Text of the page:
Source

Weblabyrinth / alice.txt

Full commit
Alice was beginning to get very tired of sitting by her sister on the
bank, and of having nothing to do: once or twice she had peeped into the
book her sister was reading, but it had no pictures or conversations in
it, 'and what is the use of a book,' thought Alice 'without pictures or
conversation?'

So she was considering in her own mind (as well as she could, for the
hot day made her feel very sleepy and stupid), whether the pleasure
of making a daisy-chain would be worth the trouble of getting up and
picking the daisies, when suddenly a White Rabbit with pink eyes ran
close by her.

There was nothing so VERY remarkable in that; nor did Alice think it so
VERY much out of the way to hear the Rabbit say to itself, 'Oh dear!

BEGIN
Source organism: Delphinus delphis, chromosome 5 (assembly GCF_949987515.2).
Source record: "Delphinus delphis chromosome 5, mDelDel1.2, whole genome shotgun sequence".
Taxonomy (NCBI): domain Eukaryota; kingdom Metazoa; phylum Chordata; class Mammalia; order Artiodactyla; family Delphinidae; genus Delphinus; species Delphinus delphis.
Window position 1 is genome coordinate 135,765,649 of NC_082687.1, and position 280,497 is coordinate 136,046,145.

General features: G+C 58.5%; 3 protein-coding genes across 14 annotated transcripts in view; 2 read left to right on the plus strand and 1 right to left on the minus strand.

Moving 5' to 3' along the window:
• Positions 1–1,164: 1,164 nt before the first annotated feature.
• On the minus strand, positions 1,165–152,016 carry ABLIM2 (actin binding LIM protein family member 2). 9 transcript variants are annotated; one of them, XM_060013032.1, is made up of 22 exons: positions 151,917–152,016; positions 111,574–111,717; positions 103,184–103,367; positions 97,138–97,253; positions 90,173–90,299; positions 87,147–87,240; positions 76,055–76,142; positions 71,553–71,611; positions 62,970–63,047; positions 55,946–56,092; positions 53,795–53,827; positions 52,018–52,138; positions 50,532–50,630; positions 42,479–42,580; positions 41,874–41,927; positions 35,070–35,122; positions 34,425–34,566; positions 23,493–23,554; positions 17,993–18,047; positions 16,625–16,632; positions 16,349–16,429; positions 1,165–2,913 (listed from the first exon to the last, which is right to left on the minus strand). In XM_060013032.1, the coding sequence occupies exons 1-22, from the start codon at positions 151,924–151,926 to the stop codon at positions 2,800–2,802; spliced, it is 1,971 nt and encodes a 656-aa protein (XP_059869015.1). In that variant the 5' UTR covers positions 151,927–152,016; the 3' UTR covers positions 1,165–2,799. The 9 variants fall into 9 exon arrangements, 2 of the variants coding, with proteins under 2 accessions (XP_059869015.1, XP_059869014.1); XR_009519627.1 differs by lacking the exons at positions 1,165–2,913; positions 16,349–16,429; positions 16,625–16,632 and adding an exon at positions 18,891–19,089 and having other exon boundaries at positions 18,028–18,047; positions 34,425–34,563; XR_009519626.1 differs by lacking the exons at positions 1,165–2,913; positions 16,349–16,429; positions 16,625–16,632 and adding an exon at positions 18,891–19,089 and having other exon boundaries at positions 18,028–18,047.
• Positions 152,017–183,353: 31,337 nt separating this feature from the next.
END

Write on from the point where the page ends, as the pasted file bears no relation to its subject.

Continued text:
Oh dear! I shall be late!' (when she thought it over afterwards, it
occurred to her that she ought to have wondered at this, but at the time
it all seemed quite natural); but when the Rabbit actually TOOK A WATCH
OUT OF ITS WAISTCOAT-POCKET, and looked at it, and then hurried on,
Alice started to her feet, for it flashed across her mind that she had
never before seen a rabbit with either a waistcoat-pocket, or a watch
to take out of it, and burning with curiosity, she ran across the field
after it, and fortunately was just in time to see it pop down a large
rabbit-hole under the hedge.

In another moment down went Alice after it, never once considering how
in the world she was to get out again.

The rabbit-hole went straight on like a tunnel for some way, and then
dipped suddenly down, so suddenly that Alice had not a moment to think